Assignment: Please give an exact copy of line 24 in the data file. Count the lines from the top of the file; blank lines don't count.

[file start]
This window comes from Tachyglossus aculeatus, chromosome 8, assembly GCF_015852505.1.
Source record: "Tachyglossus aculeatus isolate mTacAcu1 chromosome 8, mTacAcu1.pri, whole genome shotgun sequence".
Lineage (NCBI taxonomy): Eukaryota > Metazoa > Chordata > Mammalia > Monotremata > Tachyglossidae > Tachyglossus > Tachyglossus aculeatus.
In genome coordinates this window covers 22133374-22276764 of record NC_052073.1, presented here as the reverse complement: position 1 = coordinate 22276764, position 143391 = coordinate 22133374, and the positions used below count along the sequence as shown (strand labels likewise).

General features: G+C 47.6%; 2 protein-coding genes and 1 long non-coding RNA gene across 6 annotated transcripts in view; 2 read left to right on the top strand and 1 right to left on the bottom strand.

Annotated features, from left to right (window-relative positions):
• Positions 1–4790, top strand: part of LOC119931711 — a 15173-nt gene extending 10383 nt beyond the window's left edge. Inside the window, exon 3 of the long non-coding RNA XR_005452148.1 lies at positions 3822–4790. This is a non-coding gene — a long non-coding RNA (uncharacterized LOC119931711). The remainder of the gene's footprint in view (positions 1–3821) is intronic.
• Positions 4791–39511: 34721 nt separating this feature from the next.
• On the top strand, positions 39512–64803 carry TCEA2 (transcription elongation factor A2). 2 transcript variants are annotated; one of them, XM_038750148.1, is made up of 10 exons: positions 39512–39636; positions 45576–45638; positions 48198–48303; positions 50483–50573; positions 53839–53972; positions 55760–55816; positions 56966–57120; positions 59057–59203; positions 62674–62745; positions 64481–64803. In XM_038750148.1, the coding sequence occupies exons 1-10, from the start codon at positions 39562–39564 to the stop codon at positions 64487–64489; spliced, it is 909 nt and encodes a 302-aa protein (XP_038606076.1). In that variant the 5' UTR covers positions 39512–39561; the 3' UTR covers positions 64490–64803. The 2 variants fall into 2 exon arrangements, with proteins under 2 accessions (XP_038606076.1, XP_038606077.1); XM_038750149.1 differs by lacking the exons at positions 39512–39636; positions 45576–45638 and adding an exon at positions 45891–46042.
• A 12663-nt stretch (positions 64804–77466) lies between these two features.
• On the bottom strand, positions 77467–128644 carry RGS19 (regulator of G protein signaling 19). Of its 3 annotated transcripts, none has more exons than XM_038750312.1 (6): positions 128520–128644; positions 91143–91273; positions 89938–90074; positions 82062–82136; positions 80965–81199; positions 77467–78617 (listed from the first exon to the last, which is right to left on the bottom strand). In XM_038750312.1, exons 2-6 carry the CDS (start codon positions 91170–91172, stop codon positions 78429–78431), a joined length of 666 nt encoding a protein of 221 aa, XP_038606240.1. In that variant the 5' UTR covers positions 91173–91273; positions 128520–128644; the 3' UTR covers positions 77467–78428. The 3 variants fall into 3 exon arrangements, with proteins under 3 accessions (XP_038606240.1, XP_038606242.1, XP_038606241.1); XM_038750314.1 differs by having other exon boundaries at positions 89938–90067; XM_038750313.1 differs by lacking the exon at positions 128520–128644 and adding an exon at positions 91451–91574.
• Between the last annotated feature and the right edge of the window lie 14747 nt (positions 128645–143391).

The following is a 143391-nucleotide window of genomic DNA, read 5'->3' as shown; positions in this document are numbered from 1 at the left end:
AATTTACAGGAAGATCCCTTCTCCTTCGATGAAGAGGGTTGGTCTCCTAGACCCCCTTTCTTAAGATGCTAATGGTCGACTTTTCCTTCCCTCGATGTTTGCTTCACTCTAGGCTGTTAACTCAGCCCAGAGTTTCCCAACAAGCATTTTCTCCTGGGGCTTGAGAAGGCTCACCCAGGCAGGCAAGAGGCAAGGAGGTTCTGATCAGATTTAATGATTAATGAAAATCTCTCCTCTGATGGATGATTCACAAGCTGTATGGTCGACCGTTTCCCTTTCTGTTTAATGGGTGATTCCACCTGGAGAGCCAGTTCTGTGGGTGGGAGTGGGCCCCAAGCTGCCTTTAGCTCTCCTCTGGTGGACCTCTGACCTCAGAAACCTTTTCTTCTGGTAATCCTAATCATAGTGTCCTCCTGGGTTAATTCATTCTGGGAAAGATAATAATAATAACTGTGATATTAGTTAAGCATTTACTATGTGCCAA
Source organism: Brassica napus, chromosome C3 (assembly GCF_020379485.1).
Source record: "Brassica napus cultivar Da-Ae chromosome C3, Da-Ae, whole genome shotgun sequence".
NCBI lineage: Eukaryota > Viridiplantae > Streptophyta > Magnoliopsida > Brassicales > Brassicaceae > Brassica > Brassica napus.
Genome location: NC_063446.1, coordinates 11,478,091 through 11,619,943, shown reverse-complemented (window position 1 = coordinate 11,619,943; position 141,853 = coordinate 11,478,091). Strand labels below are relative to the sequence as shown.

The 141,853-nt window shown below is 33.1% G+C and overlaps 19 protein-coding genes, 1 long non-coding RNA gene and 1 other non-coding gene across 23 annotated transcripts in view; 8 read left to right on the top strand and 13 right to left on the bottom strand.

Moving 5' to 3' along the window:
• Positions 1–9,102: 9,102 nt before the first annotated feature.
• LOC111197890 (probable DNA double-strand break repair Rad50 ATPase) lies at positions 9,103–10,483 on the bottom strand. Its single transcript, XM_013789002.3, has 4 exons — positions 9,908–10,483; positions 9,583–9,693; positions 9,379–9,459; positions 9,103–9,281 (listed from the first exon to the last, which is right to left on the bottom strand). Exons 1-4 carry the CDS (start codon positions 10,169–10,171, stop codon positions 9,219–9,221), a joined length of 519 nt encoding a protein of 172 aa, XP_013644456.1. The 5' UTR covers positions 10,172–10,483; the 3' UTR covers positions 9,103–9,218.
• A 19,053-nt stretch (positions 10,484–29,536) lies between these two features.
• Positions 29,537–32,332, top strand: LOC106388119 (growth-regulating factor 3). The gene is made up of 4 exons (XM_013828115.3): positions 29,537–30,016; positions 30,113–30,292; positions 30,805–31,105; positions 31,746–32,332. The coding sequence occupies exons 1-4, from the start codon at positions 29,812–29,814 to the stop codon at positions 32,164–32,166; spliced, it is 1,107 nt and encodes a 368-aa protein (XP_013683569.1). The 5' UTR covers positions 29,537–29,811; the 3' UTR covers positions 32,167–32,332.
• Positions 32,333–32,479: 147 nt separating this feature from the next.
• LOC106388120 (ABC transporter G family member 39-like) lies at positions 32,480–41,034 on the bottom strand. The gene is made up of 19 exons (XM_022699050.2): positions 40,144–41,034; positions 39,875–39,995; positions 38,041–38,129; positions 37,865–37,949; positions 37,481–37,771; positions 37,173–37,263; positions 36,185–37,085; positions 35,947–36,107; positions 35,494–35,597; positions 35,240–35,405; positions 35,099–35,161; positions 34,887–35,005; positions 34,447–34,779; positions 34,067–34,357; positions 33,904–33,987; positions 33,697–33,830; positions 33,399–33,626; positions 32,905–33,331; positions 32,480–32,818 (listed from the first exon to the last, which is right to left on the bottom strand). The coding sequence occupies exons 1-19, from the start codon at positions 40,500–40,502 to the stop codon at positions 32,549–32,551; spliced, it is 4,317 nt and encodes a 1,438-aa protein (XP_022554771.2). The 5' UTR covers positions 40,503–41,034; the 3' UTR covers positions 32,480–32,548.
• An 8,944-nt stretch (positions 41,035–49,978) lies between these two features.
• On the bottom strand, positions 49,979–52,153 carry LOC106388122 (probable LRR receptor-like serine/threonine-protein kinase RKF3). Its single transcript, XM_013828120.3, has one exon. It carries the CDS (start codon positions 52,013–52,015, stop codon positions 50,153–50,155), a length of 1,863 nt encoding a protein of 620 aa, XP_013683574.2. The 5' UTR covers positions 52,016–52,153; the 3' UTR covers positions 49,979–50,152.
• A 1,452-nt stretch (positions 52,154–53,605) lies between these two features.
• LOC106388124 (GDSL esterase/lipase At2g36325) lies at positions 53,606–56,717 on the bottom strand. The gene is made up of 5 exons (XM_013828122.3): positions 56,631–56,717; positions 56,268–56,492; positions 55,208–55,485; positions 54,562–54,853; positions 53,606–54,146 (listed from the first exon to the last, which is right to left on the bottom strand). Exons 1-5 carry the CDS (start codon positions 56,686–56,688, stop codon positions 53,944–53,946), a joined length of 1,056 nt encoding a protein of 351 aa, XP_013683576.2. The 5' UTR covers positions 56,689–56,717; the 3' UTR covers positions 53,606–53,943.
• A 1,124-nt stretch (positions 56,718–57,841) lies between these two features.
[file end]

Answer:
• Positions 29,537–32,332, top strand: LOC106388119 (growth-regulating factor 3). The gene is made up of 4 exons (XM_013828115.3): positions 29,537–30,016; positions 30,113–30,292; positions 30,805–31,105; positions 31,746–32,332. The coding sequence occupies exons 1-4, from the start codon at positions 29,812–29,814 to the stop codon at positions 32,164–32,166; spliced, it is 1,107 nt and encodes a 368-aa protein (XP_013683569.1). The 5' UTR covers positions 29,537–29,811; the 3' UTR covers positions 32,167–32,332.